John Marzloff was almost decapitated in a recreation yard bathroom at USP Atlanta, a high-security federal prison in Georgia on May 20, 1979. The convict’s head was partially severed from his neck, and 16 stab wounds dotted his head, back, shoulder, and upper arm area. Marzloff was killed because he’d had the nerve to cheat an Aryan Brotherhood (AB) shot caller out of some money in a drug transaction at another Bureau of Prisons penitentiary. Marzloff was put “in the hat,” meaning the gang put a contract on his life. Another prisoner, Danny Holliday, told prosecutors that Barry “The Baron” Mills carried out the murder. The message sent was clear – Fuck the AB over at your own peril.
“Barry Mills is extremely intelligent and very charismatic,” John Lee Brook, the author of Blood In Blood Out: The Violent Empire of the Aryan Brotherhood, tells me. “Two books – Dale Carnegie’s How To Make Friends and Influence People and Machiavelli’s The Prince – had a great impact on his perspective of life.”
Born in 1948, Mills grew up in Sonoma County, in the town of Windsor, nine miles outside of Santa Rosa, California. He got in trouble with the law at an early age, boosting cars as a teenager, before graduating to bank robberies. Diving full-force into the criminal underworld as a youngster and never looking back.
“Barry was a leader and not a follower,” says ex-con and author of Prison Adventures: Memoirs of my Checkered Past Richard ‘Bumperjack’ Hartley. “A vicious and violent white criminal who rose to the top by putting in serious work – the only way to gain the rank and respect of his peers and enemies. He joined the Aryan Brotherhood to belong and was one the guys in the 1970's that the other AB's looked up too. He would be the first to go on any mission if it were for the cause.”
Serving multiple life sentences, Mills became a leader when the first wave of AB members started causing havoc in the California Department of Corrections and Rehabilitation (CDCR) in the early 1970s. Heavily muscled with a thick moustache, the career prison gangster’s been incarcerated for the better part of his life. Fostering an ingrained hatred for the system following a 1969 armed robbery conviction and a subsequent eye injury suffered at San Quentin in a knife fight with Mexican prisoners. “He joined the AB because he was fascinated by their warrior philosophy and their sense of brotherhood,” says Brook. “The AB projected an ambience of power in prison. In addition, the AB provided protection from other prison gangs.”
While in San Quentin, Mills helped the AB plan a bank robbery in Fresno. Although he didn’t participate in the robbery, when the bank robbers were caught, one of them made a deal and told of Mills’ role in the planning. Mills got 20 years in the feds. They transported him to USP Atlanta, where he met Tyler ‘Hulk’ Bingham, another member of the AB. Mills and Bingham recruited, organised and expanded the AB throughout the feds and state prison. They established a hierarchal organisation that took orders from a three-man Federal Commission that directed an expansive system of murder, drugs and racketeering inside prisons and outside prisons.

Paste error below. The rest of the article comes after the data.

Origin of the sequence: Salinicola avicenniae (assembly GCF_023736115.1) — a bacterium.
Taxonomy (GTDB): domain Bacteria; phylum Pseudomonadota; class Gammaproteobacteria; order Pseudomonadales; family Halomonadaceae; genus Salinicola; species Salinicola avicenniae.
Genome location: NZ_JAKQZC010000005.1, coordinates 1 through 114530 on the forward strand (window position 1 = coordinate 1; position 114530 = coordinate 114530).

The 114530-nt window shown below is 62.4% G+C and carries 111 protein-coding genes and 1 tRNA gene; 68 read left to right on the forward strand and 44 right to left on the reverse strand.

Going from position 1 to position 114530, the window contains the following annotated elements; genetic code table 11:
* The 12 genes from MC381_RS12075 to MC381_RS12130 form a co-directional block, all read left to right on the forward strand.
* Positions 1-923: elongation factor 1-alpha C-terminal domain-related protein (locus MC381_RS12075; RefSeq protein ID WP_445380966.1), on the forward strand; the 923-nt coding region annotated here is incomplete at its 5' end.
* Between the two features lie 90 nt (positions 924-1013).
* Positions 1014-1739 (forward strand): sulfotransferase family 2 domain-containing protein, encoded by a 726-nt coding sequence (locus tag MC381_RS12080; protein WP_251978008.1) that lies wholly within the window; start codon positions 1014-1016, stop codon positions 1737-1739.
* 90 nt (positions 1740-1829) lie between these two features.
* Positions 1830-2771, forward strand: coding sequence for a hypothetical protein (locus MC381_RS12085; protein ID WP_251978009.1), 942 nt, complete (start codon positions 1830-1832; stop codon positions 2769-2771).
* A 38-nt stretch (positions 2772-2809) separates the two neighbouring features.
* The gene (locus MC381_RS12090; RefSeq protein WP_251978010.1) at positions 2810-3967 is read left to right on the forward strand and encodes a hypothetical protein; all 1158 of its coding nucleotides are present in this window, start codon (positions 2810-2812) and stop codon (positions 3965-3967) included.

“He was a very violent kid,” says Hartley. “He became a leader in the federal prison system and opened up recruiting to grow the gang. Barry has always been highly respected by the gang.” The AB established ties with jailed Mafia crime bosses like Oreste ‘Ernie Boy’ Abbamonte, ‘Little Nicky’ Scarfo and John Gotti. Associates from other gangs like the Dirty White Boys, Nazi Low Riders and PEN1 lined up to do the AB’s dirty work, flooding every prison they were housed at with heroin and shipping the proceeds back to California to be disbursed between other jailed members and leaders of the gang.
“When the Teflon Don was in prison he made a deal with Mills,” says Brooks. “Gotti would hook Mills up with a hotshot attorney to appeal his murder case if Mills would provide protection for Gotti in prison. Gotti reneged on the deal, so Mills put out the word that the AB was no longer protecting Gotti. Subsequently, Gotti was attacked in the prison yard by another inmate. Gotti crawled back to the AB, begging for protection. After that Gotti had to pay over large sums of money to the AB for protection.”
In 2002, the feds indicted Mills along with the whole leadership of the gang and tried to give them the death penalty. Prosecutors said Mills was responsible for 14 murders, dating back two decades, and that he was responsible for inciting a prison race war with the DC Blacks, another prison gang consisting of African-American prisoners from Washington DC, in 1997 at USP Lewisburg. The jury convicted Mills and his codefendants on multiple RICO counts of assault, murder, drug dealing, and extortion, but the jury refused to give Mills and his fellow AB members the death penalty. He’s currently serving a prison sentence of four consecutive life terms without the possibility of parole at the United States Penitentiary Administrative Maximum Facility Prison in Colorado, the highest security prison in the United States, where he’s locked down in a cell 24 hours a day, seven days a week.
Photos: Seth Ferranti